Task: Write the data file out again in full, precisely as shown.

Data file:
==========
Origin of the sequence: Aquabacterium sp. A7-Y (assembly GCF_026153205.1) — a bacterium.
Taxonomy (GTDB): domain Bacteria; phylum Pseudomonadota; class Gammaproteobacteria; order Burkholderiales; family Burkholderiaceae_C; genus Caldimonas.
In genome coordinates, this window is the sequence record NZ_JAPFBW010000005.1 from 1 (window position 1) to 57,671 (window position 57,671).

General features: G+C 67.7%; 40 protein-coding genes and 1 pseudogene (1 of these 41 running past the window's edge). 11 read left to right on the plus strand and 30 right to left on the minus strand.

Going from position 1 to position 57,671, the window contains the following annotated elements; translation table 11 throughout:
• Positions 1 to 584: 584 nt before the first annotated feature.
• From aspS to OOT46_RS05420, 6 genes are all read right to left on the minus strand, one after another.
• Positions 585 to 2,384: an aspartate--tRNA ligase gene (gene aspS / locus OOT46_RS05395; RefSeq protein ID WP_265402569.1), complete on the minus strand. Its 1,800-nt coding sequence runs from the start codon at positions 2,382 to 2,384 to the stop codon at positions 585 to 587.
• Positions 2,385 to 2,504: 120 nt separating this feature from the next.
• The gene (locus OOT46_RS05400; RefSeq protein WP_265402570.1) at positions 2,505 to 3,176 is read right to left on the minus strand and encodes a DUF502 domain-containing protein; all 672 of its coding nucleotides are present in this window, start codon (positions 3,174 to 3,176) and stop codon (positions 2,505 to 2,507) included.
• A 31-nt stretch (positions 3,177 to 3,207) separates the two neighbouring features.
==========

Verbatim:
Origin of the sequence: Aquabacterium sp. A7-Y (assembly GCF_026153205.1) — a bacterium.
Taxonomy (GTDB): domain Bacteria; phylum Pseudomonadota; class Gammaproteobacteria; order Burkholderiales; family Burkholderiaceae_C; genus Caldimonas.
In genome coordinates, this window is the sequence record NZ_JAPFBW010000005.1 from 1 (window position 1) to 57,671 (window position 57,671).

General features: G+C 67.7%; 40 protein-coding genes and 1 pseudogene (1 of these 41 running past the window's edge). 11 read left to right on the plus strand and 30 right to left on the minus strand.

Going from position 1 to position 57,671, the window contains the following annotated elements; translation table 11 throughout:
• Positions 1 to 584: 584 nt before the first annotated feature.
• From aspS to OOT46_RS05420, 6 genes are all read right to left on the minus strand, one after another.
• Positions 585 to 2,384: an aspartate--tRNA ligase gene (gene aspS / locus OOT46_RS05395; RefSeq protein ID WP_265402569.1), complete on the minus strand. Its 1,800-nt coding sequence runs from the start codon at positions 2,382 to 2,384 to the stop codon at positions 585 to 587.
• Positions 2,385 to 2,504: 120 nt separating this feature from the next.
• The gene (locus OOT46_RS05400; RefSeq protein WP_265402570.1) at positions 2,505 to 3,176 is read right to left on the minus strand and encodes a DUF502 domain-containing protein; all 672 of its coding nucleotides are present in this window, start codon (positions 3,174 to 3,176) and stop codon (positions 2,505 to 2,507) included.
• A 31-nt stretch (positions 3,177 to 3,207) separates the two neighbouring features.